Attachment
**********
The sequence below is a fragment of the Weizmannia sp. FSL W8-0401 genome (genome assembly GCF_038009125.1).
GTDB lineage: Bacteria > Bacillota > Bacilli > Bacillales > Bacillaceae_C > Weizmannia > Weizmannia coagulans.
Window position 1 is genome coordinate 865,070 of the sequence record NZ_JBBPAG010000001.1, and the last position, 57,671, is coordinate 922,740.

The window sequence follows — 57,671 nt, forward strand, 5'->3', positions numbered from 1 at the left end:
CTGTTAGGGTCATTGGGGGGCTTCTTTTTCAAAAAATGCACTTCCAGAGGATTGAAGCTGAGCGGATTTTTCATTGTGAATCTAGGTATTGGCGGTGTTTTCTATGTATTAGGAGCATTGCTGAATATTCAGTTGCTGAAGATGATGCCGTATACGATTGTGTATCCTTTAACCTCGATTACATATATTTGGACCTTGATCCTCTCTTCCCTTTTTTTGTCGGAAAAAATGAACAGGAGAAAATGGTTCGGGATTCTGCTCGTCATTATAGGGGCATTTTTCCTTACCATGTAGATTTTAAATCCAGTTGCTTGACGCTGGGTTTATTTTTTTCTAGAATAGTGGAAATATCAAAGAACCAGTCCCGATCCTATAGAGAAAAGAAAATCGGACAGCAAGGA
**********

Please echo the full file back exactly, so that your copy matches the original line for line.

The sequence below is a fragment of the Weizmannia sp. FSL W8-0401 genome (genome assembly GCF_038009125.1).
GTDB lineage: Bacteria > Bacillota > Bacilli > Bacillales > Bacillaceae_C > Weizmannia > Weizmannia coagulans.
Window position 1 is genome coordinate 865,070 of the sequence record NZ_JBBPAG010000001.1, and the last position, 57,671, is coordinate 922,740.

The window sequence follows — 57,671 nt, forward strand, 5'->3', positions numbered from 1 at the left end:
CTGTTAGGGTCATTGGGGGGCTTCTTTTTCAAAAAATGCACTTCCAGAGGATTGAAGCTGAGCGGATTTTTCATTGTGAATCTAGGTATTGGCGGTGTTTTCTATGTATTAGGAGCATTGCTGAATATTCAGTTGCTGAAGATGATGCCGTATACGATTGTGTATCCTTTAACCTCGATTACATATATTTGGACCTTGATCCTCTCTTCCCTTTTTTTGTCGGAAAAAATGAACAGGAGAAAATGGTTCGGGATTCTGCTCGTCATTATAGGGGCATTTTTCCTTACCATGTAGATTTTAAATCCAGTTGCTTGACGCTGGGTTTATTTTTTTCTAGAATAGTGGAAATATCAAAGAACCAGTCCCGATCCTATAGAGAAAAGAAAATCGGACAGCAAGGA